Combustible Celluloid
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With: Sam Rockwell, Phoebe Fox, Ben Schwartz, Peter Ferdindando, Peter Polycarpou, Simon Callow, Frances Barber, Amanda Donohoe, Al Weaver, Glenn Wrage, Robin Hellier, Pedro Lloyd Gardiner, Andre Flynn, Perry Jaques, Anton Saunders, Vic Waghorn, Paul Chan, Martin Muncaster, Jack Silver, Tom Tunney
Written by: Hadi Hajaig
Directed by: Hadi Hajaig
MPAA Rating: NR
Running Time: 100
Date: 08/24/2018

Blue Iguana (2018)

1 Star (out of 4)

Scrounge Lizards

By Jeffrey M. Anderson

Yet another in a long series of tenth-rate Tarantino knockoffs, this wretched crime-comedy is confusing, ugly, and noisy, and despite Sam Rockwell's welcome presence, has no worthwhile characters.

In Blue Iguana, ex-cons Eddie (Sam Rockwell) and Paul (Ben Schwartz) are on parole and working at a sleazy diner in Brooklyn. In walks Katherine Rookwood (Phoebe Fox), a nerdy, stress-eating woman with a job offer. They are to collect a package in London, and will be paid if no one gets hurt.

Unfortunately, there is a casualty, and the plan grows more complex, leading up to an effort to steal a valuable diamond called the Blue Iguana. A nasty crime boss (Peter Polycarpou) and a mullet-wearing tough guy (Peter Ferdinando) also enter the picture. Can Eddie survive the job long enough to realize his crush on Katherine?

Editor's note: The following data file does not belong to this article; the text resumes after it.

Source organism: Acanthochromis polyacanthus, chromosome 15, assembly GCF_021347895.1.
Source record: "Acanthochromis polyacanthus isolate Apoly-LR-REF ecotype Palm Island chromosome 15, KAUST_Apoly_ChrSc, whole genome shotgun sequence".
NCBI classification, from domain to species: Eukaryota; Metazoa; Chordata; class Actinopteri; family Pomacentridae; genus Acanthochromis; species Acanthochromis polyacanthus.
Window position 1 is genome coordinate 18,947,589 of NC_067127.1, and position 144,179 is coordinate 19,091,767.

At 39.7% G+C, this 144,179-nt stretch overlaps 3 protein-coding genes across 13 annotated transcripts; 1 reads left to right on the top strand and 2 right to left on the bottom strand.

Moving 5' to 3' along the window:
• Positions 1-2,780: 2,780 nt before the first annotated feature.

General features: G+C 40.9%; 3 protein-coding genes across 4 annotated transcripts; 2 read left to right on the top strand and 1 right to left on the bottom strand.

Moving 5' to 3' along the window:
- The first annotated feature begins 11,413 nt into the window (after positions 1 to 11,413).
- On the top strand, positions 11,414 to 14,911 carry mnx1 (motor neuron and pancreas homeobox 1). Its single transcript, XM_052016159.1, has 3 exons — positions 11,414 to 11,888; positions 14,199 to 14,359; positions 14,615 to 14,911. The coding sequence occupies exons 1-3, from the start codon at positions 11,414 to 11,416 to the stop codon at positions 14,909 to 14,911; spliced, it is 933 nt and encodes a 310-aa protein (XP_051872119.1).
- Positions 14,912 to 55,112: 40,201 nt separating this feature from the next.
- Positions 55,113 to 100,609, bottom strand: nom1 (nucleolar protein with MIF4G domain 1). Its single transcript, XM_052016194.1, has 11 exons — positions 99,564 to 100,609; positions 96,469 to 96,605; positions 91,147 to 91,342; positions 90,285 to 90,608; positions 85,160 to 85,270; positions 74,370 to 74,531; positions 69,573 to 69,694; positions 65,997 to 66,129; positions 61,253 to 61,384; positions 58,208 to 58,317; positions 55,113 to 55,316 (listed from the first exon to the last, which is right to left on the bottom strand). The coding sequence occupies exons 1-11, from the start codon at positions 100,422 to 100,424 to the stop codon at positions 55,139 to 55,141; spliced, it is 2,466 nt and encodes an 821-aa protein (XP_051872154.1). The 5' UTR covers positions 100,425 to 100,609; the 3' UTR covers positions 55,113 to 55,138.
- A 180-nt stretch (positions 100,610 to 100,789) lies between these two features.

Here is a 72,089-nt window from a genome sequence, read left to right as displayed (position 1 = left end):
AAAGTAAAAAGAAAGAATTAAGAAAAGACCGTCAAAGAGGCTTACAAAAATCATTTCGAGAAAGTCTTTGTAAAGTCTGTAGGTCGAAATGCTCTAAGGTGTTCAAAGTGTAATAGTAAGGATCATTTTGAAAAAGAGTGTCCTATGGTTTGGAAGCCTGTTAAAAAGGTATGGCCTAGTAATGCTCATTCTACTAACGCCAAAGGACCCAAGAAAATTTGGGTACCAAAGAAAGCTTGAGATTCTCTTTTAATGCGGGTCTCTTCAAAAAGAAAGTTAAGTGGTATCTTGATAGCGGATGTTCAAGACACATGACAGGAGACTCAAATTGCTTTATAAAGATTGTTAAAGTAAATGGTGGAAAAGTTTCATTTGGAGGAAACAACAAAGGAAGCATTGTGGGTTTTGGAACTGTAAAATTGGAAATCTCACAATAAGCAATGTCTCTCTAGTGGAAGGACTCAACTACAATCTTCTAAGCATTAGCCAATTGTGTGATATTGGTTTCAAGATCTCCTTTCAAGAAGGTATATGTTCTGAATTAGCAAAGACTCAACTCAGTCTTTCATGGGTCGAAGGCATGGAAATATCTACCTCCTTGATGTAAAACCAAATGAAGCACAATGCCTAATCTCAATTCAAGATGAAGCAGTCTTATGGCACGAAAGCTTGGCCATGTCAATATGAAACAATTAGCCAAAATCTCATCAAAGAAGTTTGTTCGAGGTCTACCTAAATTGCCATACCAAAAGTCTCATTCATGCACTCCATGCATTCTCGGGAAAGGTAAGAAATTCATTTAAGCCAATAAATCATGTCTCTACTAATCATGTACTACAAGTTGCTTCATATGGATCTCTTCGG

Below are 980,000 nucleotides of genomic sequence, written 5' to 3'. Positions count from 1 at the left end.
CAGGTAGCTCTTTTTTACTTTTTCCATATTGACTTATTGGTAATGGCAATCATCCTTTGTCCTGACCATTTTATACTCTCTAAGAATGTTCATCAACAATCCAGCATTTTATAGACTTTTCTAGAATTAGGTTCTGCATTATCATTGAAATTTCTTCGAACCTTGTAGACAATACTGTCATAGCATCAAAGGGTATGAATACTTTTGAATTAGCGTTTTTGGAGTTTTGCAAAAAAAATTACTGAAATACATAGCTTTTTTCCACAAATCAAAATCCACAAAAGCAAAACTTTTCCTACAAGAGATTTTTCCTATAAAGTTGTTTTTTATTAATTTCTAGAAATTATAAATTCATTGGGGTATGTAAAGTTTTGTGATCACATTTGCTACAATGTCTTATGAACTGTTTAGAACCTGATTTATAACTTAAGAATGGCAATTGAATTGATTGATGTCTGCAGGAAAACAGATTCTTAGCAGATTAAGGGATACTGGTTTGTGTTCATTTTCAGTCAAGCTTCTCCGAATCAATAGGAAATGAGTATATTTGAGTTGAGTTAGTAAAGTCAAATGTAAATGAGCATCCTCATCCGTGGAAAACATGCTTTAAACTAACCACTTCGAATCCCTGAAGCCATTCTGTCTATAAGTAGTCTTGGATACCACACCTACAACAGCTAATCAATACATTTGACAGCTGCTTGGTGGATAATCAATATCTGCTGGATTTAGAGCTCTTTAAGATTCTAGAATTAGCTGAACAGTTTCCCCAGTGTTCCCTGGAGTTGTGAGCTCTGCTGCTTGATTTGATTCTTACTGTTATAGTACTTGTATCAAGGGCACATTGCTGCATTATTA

Written and directed by Hadi Hajaig, Blue Iguana starts instantly with fast-paced chatter that has no rhythm. It simply bulldozes through scenes, the camera roving almost randomly, as characters pick on each other and swear at each other. Rockwell has no character development, except to be like the chivalrous comic book characters he reads. More often than not, twittery music blares on the soundtrack, drowning out half of whatever dialogue is worth listening to.

Because of this, the plot also quickly gets lost, and it's unclear as to what is actually happening or why. However, thanks to the horrifying makeup and costuming, it is fairly easy to tell the bad guys from the good guys. The bad guys's hair and clothing is far worse than the good guys' — which isn't saying much.

At least Phoebe Fox gets a makeover in the movie's second half (and stops the constant cramming of food in her mouth). But with jokes about toilet paper and smelly warehouse hideouts, you'd almost assume that Hajaig wants us to think that this movie is a stinkbomb.

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